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Crime Scourge Linked To Decline In Respect, Civility


Saint Lucia’s Acting Governor General Cyril E. M. Charles has linked the country’s current crime scourge to a deterioration in civility and respect.

 As a result, he called on all Saint Lucians to do more to reverse the decline.

Charles emphasised the vital role of mutual respect in maintaining societal cohesion, particularly in times of disagreement, stating that it is the ‘glue’ that holds communities and the wider society together.

Delivering the Throne Speech to a joint session of parliament on Tuesday, he declared that children should grow up in an atmosphere of respect for those in authority.

He mentioned parents, teachers, the police, and civil and religious leaders.

However, Charles observed that those in authority should equally live up to their leadership responsibilities by being good examples.

“This deterioration in mutual respect is at the root of the scourge of crime and indiscipline that we are facing in our country today,” the Acting Governor General warned.

Charles told the House of Assembly that the government would do all it could to assist law enforcement and ensure the judicial system’s strengthening.

In this regard, he noted the commencement of work to build a new Halls of Justice to provide a conducive environment for court officials and judges.

Nevertheless, Charles explained that decreasing the country’s crime level would require the collective effort of all law-abiding citizens.

“Crime-fighting is a battle between those who want a safe and stable society and those who desire chaos and instability,” he stated.

Charles declared that the government stands with the former and will provide the necessary resources to ensure citizen safety and the country’s stability.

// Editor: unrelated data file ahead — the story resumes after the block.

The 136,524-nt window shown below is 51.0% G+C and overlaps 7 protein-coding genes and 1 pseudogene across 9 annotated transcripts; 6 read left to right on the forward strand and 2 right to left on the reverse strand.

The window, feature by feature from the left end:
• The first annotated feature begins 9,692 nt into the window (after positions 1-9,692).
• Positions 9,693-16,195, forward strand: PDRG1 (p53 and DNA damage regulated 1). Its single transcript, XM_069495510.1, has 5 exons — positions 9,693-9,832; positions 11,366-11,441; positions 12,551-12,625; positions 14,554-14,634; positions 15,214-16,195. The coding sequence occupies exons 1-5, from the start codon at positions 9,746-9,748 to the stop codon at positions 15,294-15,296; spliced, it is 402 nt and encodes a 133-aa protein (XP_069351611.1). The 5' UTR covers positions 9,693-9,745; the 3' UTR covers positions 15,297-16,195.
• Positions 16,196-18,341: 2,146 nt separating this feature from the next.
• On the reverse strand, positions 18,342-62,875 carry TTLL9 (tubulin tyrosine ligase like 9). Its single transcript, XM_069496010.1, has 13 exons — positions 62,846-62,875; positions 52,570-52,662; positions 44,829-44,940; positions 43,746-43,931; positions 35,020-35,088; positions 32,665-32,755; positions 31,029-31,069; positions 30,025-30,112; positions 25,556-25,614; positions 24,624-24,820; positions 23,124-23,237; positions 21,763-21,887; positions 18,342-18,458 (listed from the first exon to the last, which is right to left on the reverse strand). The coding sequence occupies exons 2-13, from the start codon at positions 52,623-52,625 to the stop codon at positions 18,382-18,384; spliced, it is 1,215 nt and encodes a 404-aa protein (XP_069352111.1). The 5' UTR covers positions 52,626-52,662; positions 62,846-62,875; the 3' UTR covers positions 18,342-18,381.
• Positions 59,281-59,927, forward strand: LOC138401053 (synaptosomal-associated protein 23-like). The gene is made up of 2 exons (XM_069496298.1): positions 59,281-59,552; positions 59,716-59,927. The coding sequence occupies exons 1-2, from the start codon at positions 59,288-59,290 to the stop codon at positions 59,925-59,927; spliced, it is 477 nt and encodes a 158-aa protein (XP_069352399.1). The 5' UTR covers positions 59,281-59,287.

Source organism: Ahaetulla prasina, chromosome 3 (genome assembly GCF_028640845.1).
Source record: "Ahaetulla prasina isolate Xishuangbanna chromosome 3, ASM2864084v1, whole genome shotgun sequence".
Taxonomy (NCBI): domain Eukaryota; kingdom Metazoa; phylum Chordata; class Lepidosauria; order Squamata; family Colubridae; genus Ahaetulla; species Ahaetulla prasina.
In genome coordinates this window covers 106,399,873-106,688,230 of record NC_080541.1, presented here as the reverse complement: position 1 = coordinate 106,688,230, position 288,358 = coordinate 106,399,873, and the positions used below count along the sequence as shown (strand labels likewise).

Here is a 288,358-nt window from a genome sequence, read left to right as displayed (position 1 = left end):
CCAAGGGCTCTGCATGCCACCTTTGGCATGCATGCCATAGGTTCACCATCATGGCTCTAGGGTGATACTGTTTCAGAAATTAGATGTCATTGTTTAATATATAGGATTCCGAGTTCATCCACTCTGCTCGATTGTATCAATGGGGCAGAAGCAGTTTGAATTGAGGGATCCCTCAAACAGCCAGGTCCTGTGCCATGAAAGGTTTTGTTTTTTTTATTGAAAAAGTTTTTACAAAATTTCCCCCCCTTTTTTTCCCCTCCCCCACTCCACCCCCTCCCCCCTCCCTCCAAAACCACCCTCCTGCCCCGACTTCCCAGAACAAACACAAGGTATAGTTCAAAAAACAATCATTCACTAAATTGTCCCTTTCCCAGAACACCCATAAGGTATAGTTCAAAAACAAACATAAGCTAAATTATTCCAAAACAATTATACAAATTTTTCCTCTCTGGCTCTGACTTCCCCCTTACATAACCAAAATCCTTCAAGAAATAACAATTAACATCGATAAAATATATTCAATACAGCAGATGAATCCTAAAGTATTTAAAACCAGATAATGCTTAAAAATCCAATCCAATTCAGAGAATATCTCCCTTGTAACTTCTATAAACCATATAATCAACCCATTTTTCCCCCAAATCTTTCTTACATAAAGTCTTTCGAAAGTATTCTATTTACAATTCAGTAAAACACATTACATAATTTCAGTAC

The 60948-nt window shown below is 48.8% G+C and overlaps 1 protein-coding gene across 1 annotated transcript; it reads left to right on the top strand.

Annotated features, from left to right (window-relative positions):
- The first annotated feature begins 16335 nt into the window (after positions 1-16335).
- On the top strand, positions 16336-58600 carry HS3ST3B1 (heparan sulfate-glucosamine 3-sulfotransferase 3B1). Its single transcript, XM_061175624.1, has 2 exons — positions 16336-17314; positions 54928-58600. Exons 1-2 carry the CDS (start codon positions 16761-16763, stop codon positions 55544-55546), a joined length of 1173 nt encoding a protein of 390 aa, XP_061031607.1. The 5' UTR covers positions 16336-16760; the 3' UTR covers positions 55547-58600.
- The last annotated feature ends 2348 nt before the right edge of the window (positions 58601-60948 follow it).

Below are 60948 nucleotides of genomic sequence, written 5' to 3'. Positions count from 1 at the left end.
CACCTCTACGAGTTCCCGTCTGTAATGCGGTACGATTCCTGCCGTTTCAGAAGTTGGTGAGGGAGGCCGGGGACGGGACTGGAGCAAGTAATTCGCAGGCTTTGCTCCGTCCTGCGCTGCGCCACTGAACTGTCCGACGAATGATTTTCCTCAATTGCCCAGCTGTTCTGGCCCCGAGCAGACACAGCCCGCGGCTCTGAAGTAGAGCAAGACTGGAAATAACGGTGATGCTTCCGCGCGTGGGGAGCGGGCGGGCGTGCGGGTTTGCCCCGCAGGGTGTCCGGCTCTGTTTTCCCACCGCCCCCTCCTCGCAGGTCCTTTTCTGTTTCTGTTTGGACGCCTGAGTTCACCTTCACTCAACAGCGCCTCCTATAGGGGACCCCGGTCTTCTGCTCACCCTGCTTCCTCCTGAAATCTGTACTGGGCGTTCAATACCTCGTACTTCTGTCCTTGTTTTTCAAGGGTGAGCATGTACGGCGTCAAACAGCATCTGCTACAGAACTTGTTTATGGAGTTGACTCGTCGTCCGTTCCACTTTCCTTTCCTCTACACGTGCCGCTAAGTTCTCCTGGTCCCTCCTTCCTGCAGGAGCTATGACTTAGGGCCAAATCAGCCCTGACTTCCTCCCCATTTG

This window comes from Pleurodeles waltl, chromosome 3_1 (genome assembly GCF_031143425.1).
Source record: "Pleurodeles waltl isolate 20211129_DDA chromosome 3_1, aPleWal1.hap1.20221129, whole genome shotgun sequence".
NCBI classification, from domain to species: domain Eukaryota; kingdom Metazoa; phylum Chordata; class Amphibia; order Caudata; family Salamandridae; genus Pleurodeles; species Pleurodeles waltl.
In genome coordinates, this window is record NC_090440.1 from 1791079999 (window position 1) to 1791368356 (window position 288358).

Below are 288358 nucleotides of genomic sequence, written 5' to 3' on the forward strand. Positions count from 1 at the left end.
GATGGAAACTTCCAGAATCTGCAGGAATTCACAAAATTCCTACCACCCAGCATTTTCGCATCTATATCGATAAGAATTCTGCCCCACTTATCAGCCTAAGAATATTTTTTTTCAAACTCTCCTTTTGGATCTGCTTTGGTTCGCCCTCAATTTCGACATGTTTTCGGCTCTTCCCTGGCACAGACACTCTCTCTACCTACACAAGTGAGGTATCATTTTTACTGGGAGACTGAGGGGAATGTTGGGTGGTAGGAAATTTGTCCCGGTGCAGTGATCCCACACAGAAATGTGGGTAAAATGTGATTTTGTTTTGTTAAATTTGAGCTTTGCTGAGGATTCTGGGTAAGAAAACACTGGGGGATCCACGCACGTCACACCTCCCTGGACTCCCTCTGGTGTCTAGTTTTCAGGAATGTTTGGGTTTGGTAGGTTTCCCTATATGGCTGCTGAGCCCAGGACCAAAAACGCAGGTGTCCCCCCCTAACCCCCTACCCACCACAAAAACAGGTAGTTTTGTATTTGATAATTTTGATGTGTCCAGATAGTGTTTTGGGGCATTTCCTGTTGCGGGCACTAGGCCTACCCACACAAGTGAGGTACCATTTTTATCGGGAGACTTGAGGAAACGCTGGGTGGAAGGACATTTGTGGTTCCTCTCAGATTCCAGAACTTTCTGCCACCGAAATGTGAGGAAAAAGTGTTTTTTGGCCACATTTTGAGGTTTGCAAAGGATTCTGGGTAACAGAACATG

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  1. How can children learn respect when parents, leaders, people in authority do not practice and show respect for others. Children learn from what they see.

  2. I’d also add non enforcement of the “little” laws. Everyone starts to treat authority, law and order as a joke when they see nothing enforced. And eventually everyone will join in as it makes not sense to follow rules.

  3. In the parliament we have a character who had his US visa revoked. And has all sorts of suspicions surrounding. Even a former PM made it clear he would not serve in a parliament in that character. That character was elected in a democratic process. What does that say about the people of this country? How do you think there will ever be law and order and reduction in crime?

  4. @Solutions Oriented. You got it right, he has it wrong. He went to the second step and ignored the first step. Everything starts with enforcement of the existing laws to establish a culture of discipline. There’s a generation that is ignorant of order. They grew up in households that were “no holds barred.” Then greater society with it’s laissez faire approach didn’t teach them a thing. They looked around them and learned that it’s okay to break rules. You can vend anywhere, one can build in the cemetery, speed, drive while intoxicated, blare music etc. It’s all about the selfish individual.

  5. @Poule Foo April 23, 2024 At 3:19 pm

    Isn’t it amazing that we the laypersons can clearly see what the problems are but those well paid folks cannot? Is it by design? Or just plain incompetence?


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